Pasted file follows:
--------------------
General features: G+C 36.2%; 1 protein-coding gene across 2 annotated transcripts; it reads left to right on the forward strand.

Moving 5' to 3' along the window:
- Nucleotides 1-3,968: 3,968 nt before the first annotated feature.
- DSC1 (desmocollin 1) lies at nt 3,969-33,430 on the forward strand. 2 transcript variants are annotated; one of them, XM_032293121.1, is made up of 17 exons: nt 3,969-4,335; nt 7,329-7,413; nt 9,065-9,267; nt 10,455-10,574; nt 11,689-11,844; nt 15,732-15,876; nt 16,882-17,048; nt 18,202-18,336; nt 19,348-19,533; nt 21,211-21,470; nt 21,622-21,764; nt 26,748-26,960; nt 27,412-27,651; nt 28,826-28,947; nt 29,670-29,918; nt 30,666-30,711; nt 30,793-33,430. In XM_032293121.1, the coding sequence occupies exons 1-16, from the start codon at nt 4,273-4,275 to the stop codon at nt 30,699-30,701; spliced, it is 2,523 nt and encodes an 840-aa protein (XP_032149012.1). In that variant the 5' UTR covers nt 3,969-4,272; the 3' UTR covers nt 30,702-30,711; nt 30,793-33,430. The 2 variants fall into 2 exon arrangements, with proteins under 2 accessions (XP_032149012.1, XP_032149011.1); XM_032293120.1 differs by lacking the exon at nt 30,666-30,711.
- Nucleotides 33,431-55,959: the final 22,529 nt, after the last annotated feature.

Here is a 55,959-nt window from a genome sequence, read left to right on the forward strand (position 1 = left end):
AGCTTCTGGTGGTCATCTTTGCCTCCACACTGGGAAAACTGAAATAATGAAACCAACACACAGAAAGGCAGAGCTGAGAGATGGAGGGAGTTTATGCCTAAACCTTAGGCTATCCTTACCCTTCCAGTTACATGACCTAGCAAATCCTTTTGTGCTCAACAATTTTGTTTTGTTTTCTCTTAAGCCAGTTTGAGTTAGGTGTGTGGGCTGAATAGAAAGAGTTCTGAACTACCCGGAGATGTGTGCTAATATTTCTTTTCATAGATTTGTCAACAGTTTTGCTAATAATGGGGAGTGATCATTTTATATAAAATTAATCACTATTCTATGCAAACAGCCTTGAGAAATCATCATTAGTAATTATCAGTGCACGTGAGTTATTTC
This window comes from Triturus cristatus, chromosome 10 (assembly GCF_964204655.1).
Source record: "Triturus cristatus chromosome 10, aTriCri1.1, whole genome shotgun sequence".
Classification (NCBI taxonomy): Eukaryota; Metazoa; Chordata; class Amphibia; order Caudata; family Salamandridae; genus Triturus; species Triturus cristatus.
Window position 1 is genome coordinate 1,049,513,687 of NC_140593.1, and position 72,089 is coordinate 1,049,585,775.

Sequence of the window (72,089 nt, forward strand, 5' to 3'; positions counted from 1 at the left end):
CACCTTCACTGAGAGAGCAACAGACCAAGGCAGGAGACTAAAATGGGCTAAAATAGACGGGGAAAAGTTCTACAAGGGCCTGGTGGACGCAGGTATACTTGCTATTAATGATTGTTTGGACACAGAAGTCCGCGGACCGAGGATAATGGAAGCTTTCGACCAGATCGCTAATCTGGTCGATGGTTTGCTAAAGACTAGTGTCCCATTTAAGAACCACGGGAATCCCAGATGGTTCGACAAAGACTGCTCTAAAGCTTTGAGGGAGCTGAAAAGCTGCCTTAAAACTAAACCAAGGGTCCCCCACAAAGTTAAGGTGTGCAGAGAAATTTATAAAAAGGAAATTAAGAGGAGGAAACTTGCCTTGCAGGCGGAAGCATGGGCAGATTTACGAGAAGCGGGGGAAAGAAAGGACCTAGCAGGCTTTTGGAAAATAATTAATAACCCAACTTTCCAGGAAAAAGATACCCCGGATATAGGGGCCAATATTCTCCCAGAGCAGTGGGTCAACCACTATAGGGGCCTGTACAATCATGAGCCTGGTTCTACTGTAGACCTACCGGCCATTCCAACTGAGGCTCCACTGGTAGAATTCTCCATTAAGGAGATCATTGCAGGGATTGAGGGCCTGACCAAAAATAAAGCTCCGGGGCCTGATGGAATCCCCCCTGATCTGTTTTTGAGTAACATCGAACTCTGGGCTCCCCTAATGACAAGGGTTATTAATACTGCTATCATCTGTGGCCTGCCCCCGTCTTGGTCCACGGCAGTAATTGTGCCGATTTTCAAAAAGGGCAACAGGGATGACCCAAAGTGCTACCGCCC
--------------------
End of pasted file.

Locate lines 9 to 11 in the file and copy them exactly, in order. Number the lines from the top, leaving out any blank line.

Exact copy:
Source record: "Triturus cristatus chromosome 10, aTriCri1.1, whole genome shotgun sequence".
Classification (NCBI taxonomy): Eukaryota; Metazoa; Chordata; class Amphibia; order Caudata; family Salamandridae; genus Triturus; species Triturus cristatus.
Window position 1 is genome coordinate 1,049,513,687 of NC_140593.1, and position 72,089 is coordinate 1,049,585,775.